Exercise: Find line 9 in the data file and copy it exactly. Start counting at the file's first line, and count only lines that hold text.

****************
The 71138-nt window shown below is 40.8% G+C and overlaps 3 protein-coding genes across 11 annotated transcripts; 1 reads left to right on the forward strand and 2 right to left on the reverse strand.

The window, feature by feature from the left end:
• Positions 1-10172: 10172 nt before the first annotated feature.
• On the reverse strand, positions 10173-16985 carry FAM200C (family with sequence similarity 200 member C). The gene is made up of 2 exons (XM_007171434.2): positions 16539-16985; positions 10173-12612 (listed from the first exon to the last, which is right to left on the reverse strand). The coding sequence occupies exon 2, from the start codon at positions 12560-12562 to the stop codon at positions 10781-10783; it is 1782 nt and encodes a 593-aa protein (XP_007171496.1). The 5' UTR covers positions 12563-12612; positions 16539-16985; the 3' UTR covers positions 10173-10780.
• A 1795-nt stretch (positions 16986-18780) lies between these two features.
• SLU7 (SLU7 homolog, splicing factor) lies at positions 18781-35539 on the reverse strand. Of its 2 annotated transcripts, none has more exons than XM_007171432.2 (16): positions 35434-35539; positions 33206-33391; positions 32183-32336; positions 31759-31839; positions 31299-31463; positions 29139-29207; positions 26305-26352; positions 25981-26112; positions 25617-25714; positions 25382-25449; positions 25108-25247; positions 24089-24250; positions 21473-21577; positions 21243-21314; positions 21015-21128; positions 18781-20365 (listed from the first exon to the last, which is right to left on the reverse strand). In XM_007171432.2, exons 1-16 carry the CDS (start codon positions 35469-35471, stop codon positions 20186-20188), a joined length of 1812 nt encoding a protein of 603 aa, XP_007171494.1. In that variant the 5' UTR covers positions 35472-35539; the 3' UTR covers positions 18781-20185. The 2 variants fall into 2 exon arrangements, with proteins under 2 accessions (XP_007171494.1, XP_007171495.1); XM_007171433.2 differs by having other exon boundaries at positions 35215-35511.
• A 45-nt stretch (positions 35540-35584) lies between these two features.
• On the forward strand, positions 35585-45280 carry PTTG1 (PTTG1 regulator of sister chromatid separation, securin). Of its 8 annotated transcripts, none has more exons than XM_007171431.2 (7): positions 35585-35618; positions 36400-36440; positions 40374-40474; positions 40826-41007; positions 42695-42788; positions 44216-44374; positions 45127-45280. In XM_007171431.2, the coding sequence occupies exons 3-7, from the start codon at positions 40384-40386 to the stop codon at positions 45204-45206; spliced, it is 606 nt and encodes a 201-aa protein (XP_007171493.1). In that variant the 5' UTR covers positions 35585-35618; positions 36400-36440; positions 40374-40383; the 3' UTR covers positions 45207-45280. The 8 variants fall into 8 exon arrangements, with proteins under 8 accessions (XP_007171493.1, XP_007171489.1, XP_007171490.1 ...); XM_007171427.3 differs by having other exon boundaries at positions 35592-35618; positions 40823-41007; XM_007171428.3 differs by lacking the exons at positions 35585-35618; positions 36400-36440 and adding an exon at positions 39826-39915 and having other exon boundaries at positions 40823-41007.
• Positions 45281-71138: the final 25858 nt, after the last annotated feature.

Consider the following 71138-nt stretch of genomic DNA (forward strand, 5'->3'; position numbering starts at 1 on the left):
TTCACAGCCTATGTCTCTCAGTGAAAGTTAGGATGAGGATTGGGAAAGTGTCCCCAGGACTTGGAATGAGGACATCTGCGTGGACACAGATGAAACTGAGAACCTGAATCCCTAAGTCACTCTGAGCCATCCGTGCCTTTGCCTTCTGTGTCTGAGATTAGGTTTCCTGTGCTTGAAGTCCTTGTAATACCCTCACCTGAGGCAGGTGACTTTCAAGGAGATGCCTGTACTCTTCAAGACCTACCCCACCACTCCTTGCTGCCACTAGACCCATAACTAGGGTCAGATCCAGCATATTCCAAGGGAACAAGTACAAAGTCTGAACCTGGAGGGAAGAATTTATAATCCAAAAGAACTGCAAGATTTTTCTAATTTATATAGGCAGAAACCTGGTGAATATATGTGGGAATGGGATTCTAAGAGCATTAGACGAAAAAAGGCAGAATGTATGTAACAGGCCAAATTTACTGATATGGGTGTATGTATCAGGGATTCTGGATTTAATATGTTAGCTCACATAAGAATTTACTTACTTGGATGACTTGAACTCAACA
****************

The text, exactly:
• Positions 45281-71138: the final 25858 nt, after the last annotated feature.